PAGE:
Sunak ‘confident’ only 20 Tory MPs could rebel against Brexit deal

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Rishi Sunak is “confident” a maximum of just 20 Tory MPs could rebel against his Brexit deal at a crunch vote next week, it has been claimed. MPs will get their first chance to vote on the PM’s agreement with the EU on post-Brexit trading arrangements in Northern Ireland in the Commons next Wednesday.

No 10 has decided to hold the vote as it is “confident” only 20 Conservative MPs will rebel, TalkTV reports.

Tory MP Alec Shelbrooke said the figure sounds “roughly about right”.

He told the broadcaster: “I think there is a hardcore which won’t accept any compromise at all but then there is no way out of the fact you want to honour the Good Friday Agreement.

“I think the Prime Minister has done an outstanding job with this agreement.

“And I think it was something a lot of people didn’t think we would get there.

“Liz Truss actually laid a lot of groundwork with the green and red channels, that’s come to pass.

“She got the negotiations moving, Rishi Sunak has finalised them.

“The public wants this over and done with, Parliament wants this over and done with.

“I think there is a few Japanese soldiers not believing the war is over but I think they are very, very few now.”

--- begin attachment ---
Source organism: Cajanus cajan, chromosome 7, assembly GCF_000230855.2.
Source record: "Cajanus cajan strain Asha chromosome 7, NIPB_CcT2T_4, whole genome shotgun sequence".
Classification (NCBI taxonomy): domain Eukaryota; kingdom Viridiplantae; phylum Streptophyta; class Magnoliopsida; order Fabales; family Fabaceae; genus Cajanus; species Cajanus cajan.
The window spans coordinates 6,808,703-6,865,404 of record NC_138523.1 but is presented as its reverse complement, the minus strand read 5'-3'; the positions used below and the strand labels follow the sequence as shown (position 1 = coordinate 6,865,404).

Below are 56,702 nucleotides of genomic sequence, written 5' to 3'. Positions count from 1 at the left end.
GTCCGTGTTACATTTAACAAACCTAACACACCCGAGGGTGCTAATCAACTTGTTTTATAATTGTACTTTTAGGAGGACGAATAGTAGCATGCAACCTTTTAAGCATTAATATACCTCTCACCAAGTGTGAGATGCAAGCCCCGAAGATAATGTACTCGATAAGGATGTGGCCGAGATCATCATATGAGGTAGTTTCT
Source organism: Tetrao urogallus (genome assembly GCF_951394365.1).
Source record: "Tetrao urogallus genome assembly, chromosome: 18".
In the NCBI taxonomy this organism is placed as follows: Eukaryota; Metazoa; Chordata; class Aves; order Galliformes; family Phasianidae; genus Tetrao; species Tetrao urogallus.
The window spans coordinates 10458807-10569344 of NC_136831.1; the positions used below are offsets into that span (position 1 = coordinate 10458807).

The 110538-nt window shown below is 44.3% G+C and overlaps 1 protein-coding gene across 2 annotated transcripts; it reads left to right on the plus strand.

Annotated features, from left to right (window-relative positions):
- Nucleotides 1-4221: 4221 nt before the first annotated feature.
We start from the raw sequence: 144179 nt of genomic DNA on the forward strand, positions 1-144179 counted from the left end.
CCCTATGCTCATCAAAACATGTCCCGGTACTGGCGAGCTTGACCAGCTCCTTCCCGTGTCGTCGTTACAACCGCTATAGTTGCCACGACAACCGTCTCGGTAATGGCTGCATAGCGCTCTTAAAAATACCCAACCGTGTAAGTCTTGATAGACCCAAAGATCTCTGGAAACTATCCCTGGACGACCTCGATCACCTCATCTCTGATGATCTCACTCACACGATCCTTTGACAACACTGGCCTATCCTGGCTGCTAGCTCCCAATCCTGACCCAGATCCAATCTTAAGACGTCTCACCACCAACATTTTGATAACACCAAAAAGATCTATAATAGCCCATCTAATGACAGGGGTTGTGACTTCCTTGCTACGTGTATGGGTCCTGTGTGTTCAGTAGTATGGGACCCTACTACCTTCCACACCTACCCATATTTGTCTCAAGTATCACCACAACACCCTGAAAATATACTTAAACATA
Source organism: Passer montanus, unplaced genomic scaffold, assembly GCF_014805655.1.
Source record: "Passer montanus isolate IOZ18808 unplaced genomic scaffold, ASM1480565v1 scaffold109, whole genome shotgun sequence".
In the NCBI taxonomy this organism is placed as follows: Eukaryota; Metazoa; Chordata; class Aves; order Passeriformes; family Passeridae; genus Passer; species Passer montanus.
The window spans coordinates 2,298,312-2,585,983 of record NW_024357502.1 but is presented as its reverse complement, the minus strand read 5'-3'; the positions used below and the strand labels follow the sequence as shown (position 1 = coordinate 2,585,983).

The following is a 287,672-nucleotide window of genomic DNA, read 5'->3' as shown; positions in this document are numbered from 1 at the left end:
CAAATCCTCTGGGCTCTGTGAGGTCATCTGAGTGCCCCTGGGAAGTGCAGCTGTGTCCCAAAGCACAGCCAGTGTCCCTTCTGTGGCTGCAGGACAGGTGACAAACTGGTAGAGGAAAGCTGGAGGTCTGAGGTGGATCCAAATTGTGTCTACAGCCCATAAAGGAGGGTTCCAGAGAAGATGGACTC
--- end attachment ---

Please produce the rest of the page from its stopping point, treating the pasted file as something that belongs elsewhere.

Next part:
It comes as a member of the ERG of Conservative Eurosceptics told the Express that members could vote against the Government.

The powerful group of Tory Brexiteers has a team of top lawyers led by Stone MP Sir Bill Cash who have been going through the deal with a fine-tooth comb since it was announced last month.

The source said: “We are expecting the Star Chamber chaired by Sir Bill Cash to report back to the ERG before Wednesday with its conclusions on the deal.”

Asked if the group could rebel, the source said: “Yes.”

Meanwhile, the DUP’s position on the deal is understood to be “hardening”.

The Commons will be asked to approve regulations to implement the so-called Stormont brake element of the Windsor Framework.

Downing Street said the measure – which potentially gives the UK a veto over the imposition of new EU rules in Northern Ireland – was the “most significant part” of the agreement.

The Prime Minister’s official spokesman said: “We believe this meets the commitment the Prime Minster made to have a vote on the new arrangements focused on an issue which is at the heart of the framework.”

With Labour having made clear they will support the deal in Parliament, the statutory instrument (SI) to implement the brake mechanism is expected to pass comfortably.

Mr Sunak unveiled the new framework last month to replace the Northern Ireland Protocol.

The protocol was designed to avoid a hard Irish border after Brexit.

But unionists have been angered as it has created trade barriers between Northern Ireland and Great Britain and the DUP collapsed powersharing at Stormont in protest.

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